How SummerSlam 1997 Shifted the Course of WWE History

Stephen-Michael Thompson Jr – Washington DC Metro Area

Twenty years ago, a PPV shifted the course of not just WWE history, but Pro Wrestling history. That PPV was SummerSlam 1997. Approximately 20,213 people packed the Continental Airlines Arena in the Meadowlands Arena in East Rutherford, New Jersey to see the 10th Annual SummerSlam. The theme of the night was Hart and Soul. “Hart” referring to Bret Hart and “Soul” referring to the Undertaker’s grim persona. Those two men met in the Main Event with a special guest ref, Shawn Michaels. The events in that match and other matches from the night shifted the course of WWE history.

Vince McMahon’s Last Weeks on Commentary

Vince McMahon was the voice of the WWE for a long time. Unlike most sports owners, he was a part of the Narrative for many years. Towards the end of 1997, his role started to change. He was in the ring more and facing a real-life clash with Bret Hart. This was one of the last major PPV’s that he called. A small narrative to connects to so many things.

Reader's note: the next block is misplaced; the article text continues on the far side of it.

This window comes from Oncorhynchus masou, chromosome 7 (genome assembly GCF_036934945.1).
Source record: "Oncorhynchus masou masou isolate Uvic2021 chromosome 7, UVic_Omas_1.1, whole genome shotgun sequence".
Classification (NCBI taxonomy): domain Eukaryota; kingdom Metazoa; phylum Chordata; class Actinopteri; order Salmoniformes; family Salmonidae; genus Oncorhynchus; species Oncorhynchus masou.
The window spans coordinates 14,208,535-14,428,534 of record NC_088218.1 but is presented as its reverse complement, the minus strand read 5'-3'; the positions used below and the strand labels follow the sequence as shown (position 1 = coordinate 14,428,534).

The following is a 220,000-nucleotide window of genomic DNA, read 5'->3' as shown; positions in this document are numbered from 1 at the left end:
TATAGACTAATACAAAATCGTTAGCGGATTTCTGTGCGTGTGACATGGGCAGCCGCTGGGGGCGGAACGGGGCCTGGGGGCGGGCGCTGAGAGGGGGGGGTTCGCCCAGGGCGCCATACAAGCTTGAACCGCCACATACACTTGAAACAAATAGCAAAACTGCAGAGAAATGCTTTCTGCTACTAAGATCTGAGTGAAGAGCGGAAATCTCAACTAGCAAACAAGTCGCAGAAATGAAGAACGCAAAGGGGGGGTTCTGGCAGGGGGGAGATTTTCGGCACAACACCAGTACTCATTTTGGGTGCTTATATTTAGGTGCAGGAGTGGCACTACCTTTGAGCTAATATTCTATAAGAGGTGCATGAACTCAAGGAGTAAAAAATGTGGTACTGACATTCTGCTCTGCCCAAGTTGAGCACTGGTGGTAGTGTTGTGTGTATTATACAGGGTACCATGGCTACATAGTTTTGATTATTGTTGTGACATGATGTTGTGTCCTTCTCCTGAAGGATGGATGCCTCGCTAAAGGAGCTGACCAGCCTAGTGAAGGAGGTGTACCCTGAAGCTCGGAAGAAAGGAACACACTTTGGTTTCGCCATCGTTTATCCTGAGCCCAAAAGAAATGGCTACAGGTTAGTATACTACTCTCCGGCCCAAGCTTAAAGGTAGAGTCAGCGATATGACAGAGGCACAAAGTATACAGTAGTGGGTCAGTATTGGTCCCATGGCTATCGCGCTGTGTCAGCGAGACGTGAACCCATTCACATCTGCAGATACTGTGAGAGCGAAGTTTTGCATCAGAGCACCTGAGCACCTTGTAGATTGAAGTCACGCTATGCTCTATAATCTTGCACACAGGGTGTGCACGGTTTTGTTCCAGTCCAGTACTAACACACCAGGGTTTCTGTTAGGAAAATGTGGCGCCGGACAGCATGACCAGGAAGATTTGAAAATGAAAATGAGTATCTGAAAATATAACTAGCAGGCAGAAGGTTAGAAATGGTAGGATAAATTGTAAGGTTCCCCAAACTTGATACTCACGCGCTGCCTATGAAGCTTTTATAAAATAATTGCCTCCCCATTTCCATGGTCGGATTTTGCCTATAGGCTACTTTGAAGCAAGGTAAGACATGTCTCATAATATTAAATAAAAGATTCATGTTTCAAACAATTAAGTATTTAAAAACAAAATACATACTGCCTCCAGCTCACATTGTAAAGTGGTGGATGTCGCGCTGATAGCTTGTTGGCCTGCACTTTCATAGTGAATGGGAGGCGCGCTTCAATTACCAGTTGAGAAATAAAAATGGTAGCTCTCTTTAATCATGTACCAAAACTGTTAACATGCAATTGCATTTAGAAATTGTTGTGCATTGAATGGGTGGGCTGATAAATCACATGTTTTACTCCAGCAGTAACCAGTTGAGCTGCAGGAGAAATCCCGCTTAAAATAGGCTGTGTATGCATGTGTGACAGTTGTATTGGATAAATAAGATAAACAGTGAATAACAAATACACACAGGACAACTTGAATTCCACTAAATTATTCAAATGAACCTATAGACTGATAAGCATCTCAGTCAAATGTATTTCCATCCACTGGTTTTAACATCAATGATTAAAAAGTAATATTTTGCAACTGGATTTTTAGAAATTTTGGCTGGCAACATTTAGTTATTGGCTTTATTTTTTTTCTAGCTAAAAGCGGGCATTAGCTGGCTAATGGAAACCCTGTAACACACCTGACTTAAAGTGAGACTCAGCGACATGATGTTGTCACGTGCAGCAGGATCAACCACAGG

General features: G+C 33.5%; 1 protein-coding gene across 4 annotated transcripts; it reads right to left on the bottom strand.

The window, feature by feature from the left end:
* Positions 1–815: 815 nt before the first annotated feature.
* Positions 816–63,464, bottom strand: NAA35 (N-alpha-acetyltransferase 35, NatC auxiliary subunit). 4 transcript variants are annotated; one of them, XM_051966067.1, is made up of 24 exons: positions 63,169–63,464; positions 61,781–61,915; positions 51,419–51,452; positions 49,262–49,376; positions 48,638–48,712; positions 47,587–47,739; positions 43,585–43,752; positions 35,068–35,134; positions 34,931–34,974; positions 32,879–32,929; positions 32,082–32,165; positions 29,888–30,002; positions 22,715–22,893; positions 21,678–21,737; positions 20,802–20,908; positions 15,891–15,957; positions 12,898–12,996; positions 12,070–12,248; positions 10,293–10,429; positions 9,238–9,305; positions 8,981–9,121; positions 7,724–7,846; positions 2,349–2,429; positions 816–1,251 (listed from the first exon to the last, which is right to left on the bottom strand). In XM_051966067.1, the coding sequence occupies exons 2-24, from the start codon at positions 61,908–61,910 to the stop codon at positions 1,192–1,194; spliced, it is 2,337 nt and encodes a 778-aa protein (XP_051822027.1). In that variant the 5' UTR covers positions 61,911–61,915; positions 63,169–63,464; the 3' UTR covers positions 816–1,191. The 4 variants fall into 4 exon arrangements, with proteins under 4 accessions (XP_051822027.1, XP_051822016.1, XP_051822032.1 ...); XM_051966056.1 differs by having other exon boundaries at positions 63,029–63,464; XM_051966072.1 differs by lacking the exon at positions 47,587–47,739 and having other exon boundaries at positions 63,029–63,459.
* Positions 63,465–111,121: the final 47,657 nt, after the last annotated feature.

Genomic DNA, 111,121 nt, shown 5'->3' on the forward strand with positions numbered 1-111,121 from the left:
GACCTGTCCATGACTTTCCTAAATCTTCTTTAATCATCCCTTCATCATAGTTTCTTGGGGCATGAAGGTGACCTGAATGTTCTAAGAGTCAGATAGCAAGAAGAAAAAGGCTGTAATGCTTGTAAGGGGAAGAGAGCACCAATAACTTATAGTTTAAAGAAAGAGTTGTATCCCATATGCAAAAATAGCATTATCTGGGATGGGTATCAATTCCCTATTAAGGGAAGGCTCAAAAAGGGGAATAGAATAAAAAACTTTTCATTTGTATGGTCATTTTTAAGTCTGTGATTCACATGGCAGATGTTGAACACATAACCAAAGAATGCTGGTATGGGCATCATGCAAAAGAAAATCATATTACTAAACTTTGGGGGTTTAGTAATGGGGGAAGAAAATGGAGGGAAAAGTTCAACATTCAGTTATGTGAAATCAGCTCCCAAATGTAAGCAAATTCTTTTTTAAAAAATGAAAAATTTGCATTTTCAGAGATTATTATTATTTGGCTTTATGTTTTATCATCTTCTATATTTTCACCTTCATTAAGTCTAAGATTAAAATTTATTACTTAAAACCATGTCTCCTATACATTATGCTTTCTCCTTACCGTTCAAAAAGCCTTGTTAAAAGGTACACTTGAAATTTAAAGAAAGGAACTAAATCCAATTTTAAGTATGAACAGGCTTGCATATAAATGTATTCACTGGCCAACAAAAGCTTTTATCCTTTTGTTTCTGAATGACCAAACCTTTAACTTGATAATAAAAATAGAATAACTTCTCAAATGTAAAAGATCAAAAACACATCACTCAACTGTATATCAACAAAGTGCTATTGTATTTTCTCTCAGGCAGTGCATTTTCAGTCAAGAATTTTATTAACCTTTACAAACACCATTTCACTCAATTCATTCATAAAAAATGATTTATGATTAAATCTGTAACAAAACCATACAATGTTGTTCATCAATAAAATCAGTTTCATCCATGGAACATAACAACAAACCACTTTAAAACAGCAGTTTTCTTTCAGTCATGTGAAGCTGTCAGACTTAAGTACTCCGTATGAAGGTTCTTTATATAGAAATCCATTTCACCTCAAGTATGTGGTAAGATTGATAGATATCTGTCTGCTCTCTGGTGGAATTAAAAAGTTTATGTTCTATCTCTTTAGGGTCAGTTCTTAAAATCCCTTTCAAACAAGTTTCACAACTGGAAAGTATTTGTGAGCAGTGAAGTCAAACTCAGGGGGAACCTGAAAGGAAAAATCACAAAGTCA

The Three Faces of Foley

Cactus Jack, Mankind, and Dude Love. Mick Foley really killed it with his characters in the late 90’s. On this show, we saw two of the characters. Mankind was victorious in a grueling 16-minute cage match with Hunter Hearst Helmsley (Triple H). And after the match, he quickly turned into Dude Love…. who was Co-Tag champs with Steve Austin. Crazy times back then. Most fans knew that each character was played by the same person, but Mick Foley had what it takes to put on a good show.

Fearing LOD’s Finisher

Back in the day (before I was born), there we a few finishers that Wrestlers did not want to face. The Doomsday Device for the Legion of Doom was one of the finishers. You’re on someone’s shoulders and close lined off. And most times, the opponents of the LOD landed on their neck. Henry Godwin had his neck broken by LOD weeks before this event which setup a match between the two teams. The finisher of this match was a piledriver. This match showed a glimpse of the past. Some finishers used to a little bit on the dangerous side, something that is not seen in today’s WWE.

Steve Austin Breaks His Neck